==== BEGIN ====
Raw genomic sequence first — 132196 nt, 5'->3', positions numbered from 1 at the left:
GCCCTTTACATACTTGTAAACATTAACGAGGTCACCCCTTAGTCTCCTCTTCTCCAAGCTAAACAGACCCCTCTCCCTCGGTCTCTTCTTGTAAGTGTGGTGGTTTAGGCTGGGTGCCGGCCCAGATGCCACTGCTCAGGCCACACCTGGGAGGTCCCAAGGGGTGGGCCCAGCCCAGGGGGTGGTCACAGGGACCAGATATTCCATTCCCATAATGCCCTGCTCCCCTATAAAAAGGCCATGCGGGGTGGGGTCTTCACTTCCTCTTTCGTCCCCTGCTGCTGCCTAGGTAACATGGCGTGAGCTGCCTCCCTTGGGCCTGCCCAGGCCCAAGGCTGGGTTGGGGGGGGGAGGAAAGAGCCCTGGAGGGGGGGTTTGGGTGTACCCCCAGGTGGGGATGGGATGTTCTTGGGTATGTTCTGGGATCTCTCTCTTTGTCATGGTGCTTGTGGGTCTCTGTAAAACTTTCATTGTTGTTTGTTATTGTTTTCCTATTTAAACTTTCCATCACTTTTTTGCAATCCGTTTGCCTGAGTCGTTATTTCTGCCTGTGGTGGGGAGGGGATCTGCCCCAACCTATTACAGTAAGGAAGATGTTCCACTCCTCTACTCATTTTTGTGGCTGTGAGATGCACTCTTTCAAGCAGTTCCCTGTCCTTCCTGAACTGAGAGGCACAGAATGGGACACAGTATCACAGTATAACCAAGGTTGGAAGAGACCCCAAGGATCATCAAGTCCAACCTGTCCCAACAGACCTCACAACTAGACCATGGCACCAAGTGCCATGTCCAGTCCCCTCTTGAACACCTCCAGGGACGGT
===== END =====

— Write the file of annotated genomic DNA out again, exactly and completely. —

Raw genomic sequence first — 132196 nt, 5'->3', positions numbered from 1 at the left:
GCCCTTTACATACTTGTAAACATTAACGAGGTCACCCCTTAGTCTCCTCTTCTCCAAGCTAAACAGACCCCTCTCCCTCGGTCTCTTCTTGTAAGTGTGGTGGTTTAGGCTGGGTGCCGGCCCAGATGCCACTGCTCAGGCCACACCTGGGAGGTCCCAAGGGGTGGGCCCAGCCCAGGGGGTGGTCACAGGGACCAGATATTCCATTCCCATAATGCCCTGCTCCCCTATAAAAAGGCCATGCGGGGTGGGGTCTTCACTTCCTCTTTCGTCCCCTGCTGCTGCCTAGGTAACATGGCGTGAGCTGCCTCCCTTGGGCCTGCCCAGGCCCAAGGCTGGGTTGGGGGGGGGAGGAAAGAGCCCTGGAGGGGGGGTTTGGGTGTACCCCCAGGTGGGGATGGGATGTTCTTGGGTATGTTCTGGGATCTCTCTCTTTGTCATGGTGCTTGTGGGTCTCTGTAAAACTTTCATTGTTGTTTGTTATTGTTTTCCTATTTAAACTTTCCATCACTTTTTTGCAATCCGTTTGCCTGAGTCGTTATTTCTGCCTGTGGTGGGGAGGGGATCTGCCCCAACCTATTACAGTAAGGAAGATGTTCCACTCCTCTACTCATTTTTGTGGCTGTGAGATGCACTCTTTCAAGCAGTTCCCTGTCCTTCCTGAACTGAGAGGCACAGAATGGGACACAGTATCACAGTATAACCAAGGTTGGAAGAGACCCCAAGGATCATCAAGTCCAACCTGTCCCAACAGACCTCACAACTAGACCATGGCACCAAGTGCCATGTCCAGTCCCCTCTTGAACACCTCCAGGGACGGT